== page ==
Contributor: Danielle Childers. Lesson ID: 11019

Do you, a brilliant student, know what an "appositive" is? Watch a video, a short one, and practice online to learn enough to be positive about appositives and become a writer, a great one!



English / Language Arts
learning style
personality style
Golden Retriever
Grade Level
Middle School (6-8)
Lesson Type
Skill Sharpener

Lesson Plan - Get It!


Cindy, the silliest girl I know, made me laugh until milk shot out of my nose!

  • According to the sentence, who is Cindy?

If you answered "the silliest girl I know," then you are correct!

That phrase describes the noun, "Cindy." You call that phrase an appositive. An appositive is a noun, noun phrase, or noun clause that is next to another noun. Its purpose is to either rename it or describe it further. "The silliest girl I know" describes Cindy in further detail.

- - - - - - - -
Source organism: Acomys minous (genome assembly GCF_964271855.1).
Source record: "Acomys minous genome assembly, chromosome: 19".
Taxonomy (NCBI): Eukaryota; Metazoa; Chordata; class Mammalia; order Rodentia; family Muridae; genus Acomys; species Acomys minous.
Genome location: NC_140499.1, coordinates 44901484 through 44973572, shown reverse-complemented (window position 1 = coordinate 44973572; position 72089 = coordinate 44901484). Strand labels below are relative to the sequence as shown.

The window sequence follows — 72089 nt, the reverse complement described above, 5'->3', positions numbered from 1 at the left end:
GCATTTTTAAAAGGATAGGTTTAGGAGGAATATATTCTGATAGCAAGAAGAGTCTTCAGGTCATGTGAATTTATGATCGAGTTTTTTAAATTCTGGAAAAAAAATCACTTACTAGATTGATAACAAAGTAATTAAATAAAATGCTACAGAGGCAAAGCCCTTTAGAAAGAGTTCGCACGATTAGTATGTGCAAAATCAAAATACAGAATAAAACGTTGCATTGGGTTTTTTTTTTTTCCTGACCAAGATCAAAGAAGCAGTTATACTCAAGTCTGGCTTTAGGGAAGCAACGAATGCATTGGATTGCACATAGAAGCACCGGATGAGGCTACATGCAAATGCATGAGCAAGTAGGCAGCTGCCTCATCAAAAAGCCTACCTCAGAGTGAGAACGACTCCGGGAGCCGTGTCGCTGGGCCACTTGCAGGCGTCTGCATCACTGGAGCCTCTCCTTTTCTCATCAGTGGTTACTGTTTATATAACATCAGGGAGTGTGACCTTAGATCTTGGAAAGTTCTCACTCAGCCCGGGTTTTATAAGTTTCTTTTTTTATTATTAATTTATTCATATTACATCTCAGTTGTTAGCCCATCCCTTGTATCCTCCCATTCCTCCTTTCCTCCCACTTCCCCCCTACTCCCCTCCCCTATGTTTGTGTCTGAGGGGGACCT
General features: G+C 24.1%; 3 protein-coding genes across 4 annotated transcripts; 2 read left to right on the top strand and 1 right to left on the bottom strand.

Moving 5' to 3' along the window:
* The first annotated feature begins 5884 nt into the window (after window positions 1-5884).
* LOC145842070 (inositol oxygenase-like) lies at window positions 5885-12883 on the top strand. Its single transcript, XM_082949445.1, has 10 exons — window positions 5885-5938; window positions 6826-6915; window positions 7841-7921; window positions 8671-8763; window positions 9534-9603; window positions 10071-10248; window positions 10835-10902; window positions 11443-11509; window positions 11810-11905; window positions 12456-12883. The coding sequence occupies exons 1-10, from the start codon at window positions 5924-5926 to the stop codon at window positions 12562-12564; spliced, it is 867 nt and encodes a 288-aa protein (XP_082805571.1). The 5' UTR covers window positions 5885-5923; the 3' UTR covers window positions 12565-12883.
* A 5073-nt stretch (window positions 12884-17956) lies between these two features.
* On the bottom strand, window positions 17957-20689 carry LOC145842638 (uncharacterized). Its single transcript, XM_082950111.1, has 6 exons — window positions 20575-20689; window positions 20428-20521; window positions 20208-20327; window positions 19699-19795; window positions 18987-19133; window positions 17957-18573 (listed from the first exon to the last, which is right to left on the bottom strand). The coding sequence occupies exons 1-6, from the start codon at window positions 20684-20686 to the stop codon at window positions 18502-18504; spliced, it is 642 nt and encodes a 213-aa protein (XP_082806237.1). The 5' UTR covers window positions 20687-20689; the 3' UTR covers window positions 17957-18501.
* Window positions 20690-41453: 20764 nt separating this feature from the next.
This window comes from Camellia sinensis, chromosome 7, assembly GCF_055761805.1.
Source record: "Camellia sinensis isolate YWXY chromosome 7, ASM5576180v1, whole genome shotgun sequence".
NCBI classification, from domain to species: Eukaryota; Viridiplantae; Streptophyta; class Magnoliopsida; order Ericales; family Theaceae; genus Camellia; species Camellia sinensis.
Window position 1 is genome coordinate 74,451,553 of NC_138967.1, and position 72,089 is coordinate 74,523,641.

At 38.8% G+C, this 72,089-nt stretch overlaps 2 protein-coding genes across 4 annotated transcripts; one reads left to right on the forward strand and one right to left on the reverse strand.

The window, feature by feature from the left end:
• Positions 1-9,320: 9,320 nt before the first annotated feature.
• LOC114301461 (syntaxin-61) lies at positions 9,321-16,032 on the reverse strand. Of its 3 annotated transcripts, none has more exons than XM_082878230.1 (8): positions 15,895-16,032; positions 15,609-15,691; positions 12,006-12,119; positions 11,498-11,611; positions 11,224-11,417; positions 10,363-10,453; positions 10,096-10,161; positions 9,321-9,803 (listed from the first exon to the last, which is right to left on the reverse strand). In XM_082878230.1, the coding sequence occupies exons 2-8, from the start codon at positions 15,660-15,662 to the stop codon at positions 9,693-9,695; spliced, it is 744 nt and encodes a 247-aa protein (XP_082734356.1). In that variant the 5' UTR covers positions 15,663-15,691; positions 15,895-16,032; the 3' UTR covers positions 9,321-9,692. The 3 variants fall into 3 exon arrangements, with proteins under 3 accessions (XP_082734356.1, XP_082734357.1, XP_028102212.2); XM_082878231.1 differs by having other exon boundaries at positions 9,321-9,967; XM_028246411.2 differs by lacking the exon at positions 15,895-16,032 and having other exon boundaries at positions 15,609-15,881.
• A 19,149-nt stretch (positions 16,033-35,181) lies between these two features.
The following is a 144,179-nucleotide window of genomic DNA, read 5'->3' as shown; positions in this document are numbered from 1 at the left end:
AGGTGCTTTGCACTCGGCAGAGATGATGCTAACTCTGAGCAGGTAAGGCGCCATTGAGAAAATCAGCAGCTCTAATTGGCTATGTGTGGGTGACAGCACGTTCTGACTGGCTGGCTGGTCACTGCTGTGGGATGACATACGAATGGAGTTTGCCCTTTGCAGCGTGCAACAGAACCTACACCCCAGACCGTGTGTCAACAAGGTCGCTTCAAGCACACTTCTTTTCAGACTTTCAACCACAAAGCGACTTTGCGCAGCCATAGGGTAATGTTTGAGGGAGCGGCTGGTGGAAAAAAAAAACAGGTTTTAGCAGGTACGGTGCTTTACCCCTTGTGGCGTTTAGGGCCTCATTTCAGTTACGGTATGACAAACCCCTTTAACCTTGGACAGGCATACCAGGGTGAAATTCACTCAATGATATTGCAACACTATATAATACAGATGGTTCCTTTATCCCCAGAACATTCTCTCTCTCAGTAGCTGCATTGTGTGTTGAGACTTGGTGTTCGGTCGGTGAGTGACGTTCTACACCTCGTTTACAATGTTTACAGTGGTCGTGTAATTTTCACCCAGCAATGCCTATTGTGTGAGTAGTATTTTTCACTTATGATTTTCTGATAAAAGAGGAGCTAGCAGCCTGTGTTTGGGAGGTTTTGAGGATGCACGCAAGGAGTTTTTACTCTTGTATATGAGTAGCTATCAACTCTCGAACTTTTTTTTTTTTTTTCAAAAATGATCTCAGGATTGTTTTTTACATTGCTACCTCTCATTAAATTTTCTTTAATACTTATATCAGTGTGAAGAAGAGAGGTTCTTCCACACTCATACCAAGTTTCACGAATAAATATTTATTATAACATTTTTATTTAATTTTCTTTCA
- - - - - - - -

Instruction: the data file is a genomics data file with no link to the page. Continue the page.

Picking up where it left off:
Look at the phrase, "the silliest girl I know." What punctuation surrounds the phrase in the original sentence? If you said "commas," you are correct! A comma offsets the phrase. Appositives can be in the beginning, middle, or end of a sentence.

An appositive can be a single word or a whole phrase. For example:

  • The plant, a tomato, was growing in our garden.
  • The plant, a tomato the size of a pumpkin, was growing in our garden.

You can check out this Appositives - 2 Minute Teacher video to further review appositives:


To find more examples and the definition of an appositive, check out, Appositives Examples, and The Appositive.

  • What was something new you learned about appositives?

Share what you learned with your parent or teacher.

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